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East Africa, Arab world face food crisis
by Staff Writers
Mogadishu, Somalia (UPI) Sep 8, 2011

disclaimer: image is for illustration purposes only

The United Nations warns that the famine in war-wracked Somalia is spreading and that 750,000 people could die in the next six months if international aid isn't increased.

In famine-struck East Africa a cow costs $1,000 these days. The Arab world, buffeted by political upheaval triggered in January in large part by rising food prices, is facing a new round of food shortages.

In strife-torn Yemen, the poorest country in the Middle East, 7 million people, one-third of the population, go hungry.

But the main humanitarian focus is in East Africa, where the catastrophe sweeping the region has been a long time coming. Aid agencies have been warning for years that a famine was approaching but governments did little to avert disaster.

These regions have been hit by the worst drought in six decades. Rainfall has been sparse over the last two years, causing widespread crop failures and depleting what food reserves there were.

Globally, food prices have soared in recent years, hitting poor countries reliant on imports amid burgeoning populations the hardest.

The price spiral was caused largely by crop shortfalls in the main grain-producing countries, such as the United States, Canada, Russia and Ukraine.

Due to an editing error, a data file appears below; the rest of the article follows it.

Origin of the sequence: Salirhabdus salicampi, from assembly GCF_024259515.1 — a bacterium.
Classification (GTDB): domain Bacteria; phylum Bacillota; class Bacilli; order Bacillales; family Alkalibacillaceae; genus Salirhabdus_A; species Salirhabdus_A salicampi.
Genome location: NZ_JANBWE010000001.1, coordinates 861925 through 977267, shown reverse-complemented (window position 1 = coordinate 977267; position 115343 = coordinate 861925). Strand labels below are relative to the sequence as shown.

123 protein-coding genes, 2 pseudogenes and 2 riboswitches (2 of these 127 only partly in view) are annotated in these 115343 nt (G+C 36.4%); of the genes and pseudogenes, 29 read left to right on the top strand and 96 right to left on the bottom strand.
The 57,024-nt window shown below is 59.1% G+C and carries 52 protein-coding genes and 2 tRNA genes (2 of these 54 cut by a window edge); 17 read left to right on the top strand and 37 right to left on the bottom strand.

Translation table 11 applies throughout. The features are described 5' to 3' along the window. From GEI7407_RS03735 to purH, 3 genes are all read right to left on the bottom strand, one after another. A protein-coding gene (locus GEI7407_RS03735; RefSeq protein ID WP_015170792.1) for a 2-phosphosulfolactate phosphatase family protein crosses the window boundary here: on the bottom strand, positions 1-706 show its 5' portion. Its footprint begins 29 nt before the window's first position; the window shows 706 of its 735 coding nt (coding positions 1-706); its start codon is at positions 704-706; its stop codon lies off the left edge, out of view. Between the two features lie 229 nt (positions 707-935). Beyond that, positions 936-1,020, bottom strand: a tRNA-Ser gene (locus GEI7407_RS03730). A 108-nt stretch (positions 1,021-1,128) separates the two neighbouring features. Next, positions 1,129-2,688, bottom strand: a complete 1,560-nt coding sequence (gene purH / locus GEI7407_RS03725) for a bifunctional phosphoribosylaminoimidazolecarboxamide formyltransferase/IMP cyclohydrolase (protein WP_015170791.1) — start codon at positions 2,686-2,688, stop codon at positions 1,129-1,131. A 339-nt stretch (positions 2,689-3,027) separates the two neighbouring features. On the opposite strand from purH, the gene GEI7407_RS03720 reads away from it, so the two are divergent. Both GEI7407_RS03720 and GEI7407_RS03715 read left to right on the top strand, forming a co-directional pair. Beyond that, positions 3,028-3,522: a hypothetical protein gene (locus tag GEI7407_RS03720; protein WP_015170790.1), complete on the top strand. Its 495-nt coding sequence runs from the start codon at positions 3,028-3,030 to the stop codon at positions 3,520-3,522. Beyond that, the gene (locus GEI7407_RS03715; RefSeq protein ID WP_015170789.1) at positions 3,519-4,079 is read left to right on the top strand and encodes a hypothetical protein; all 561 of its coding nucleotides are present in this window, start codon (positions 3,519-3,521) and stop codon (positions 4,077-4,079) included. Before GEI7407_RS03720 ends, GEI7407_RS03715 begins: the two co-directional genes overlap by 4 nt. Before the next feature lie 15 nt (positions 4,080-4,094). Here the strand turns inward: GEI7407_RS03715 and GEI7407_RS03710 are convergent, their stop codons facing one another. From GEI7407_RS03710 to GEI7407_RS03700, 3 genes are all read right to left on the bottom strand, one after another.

Much of this was due to bad weather, the result of climate change ruining crops. The International Institute for Strategic Studies in London observed recently that surging wheat and other commodity prices "are creating a global headache."

In 2010, the IISS reported in a recent analysis, "the stage was set when record spring rainfall in Canada, the world's second largest wheat exporter after the United States, cut that country's harvest by nearly a quarter.

"Then drought beset Russia, Ukraine and Kazakhstan. Bushfires across Russia slashed the yearly wheat harvest to approximately 60 million tonnes, down from 97 million tonnes in 2009."

In East Africa, the famine has created a triangle of torment across a swathe of land where the borders of Ethiopia, Kenya and Somalia meet. Parts of Uganda and Djibouti are also affected.

The World Food Program estimates that 12.4 million people need aid in the drought-hit regions. And that's probably just the beginning.

The United Nations says more than 3.2 million Somalis, nearly half the population, need food aid because of the drought that has been complicated by the violence that has plagued the country since 1991.

U.S. officials say more than 29,000 Somali children under the age of 5 have died in the last three months. Many more will do so unless international aid can reach them as outbreaks of measles and cholera strike down the hunger-weakened infants.